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Playing Server Hide and Seek on the
Tor Anonymity Network

Dr Paul Syverson
Naval Research Laboratory

Date:  Thursday, March 30, 2006
Time: 11:00am-12:00pm
Place: 1230 Engineering

Host: L. Xiao


Can you set up a server that anyone can access but no one can find? Yes you can. Since 2004 we have deployed location hidden servers on the Tor network. Anyone can set one up and hide it using Tor. (Tor is a freely available anonymous communication network developed by the Naval Research Laboratory and the Free Haven Project. It is the most widely deployed and used anonymizing network ever in existence. It currently consists of about 450 servers worldwide and has an unknown (hidden) number of users estimated to be about a quarter million. Tor was named one of the 100 best products of 2005 by PC World.)

Hidden services have many uses from resisting server DDoS to anonymous blogging. has published a guide to "Torcasting" (anonymity preserving and censorship resistant podcasting). And both the Electronic Frontier Foundation and Reporters Without Borders have issued guides that describe using hidden services via Tor to protect the safety of dissidents as well as resist censorship.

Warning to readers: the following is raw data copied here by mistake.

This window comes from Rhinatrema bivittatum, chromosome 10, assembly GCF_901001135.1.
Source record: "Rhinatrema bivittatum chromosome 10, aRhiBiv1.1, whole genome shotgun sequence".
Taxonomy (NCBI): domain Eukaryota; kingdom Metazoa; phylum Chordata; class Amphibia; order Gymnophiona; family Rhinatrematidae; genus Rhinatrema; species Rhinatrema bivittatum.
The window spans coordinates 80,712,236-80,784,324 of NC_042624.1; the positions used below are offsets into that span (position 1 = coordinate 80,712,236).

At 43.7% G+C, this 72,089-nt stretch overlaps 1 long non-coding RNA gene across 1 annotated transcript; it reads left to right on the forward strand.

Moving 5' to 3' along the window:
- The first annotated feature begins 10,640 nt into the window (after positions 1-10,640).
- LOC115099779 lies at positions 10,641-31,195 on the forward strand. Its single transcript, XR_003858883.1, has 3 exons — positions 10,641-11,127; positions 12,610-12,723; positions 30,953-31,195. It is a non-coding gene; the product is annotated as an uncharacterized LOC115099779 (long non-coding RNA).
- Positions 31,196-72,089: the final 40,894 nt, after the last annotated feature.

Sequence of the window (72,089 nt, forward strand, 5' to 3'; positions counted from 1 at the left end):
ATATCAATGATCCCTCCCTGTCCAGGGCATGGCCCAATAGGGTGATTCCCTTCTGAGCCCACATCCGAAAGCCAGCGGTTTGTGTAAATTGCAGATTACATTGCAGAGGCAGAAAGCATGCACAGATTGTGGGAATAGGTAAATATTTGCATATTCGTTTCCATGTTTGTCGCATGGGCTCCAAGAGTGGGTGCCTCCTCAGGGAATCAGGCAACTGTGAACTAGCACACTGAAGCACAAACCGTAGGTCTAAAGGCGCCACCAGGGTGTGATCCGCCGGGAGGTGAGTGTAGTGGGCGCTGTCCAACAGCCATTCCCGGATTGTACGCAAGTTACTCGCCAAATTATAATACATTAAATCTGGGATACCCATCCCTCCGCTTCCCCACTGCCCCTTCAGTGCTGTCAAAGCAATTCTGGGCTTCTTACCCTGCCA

Our primary focus in this presentation will be attacks. We will start by briefly describing the basic motivation and design of the Tor network and of hidden services. We will then demonstrate attacks we have recently carried out in experiments on the deployed Tor network that uncover the location of hidden servers in a matter of minutes. We will also tell you how to protect against these attacks. We will present entry gaurd nodes and other countermeasures to these attacks that have recently been implemented and describe how they counter the attacks.


Paul Syverson is inventor of Onion Routing, for which he received the Edison Invention Award, and designer of all three generations of Onion Routing systems, including the latest system, Tor. Dr. Syverson has been designing and analyzing security and privacy systems at the Naval Research Laboratory for sixteen years. He has been chair of eight conferences and workshops ranging from the European Symposium on Research in Computer Security to the Privacy Enhancing Technologies Workshop and the Financial Cryptography Conference. He is the editor of several books on these topics, as well as author of many dozens of papers published in refereed conferences and journals. He is also the author of Logic, Convention, and Common Knowledge, a book that discusses philosophical foundations of logic, and employs game theory and distributed computing in doing so. He is former editor of IEEE Cipher. He has been an invited visitor at the Newton Institute for Mathematical Sciences in Cambridge England and was on the faculty of the first International School on Foundations of Security Analysis and Design in Bertinoro Italy. Degrees: PhD and MA in philosophy (logic), MA in mathematics (all three from Indiana), AB in philosophy from Cornell.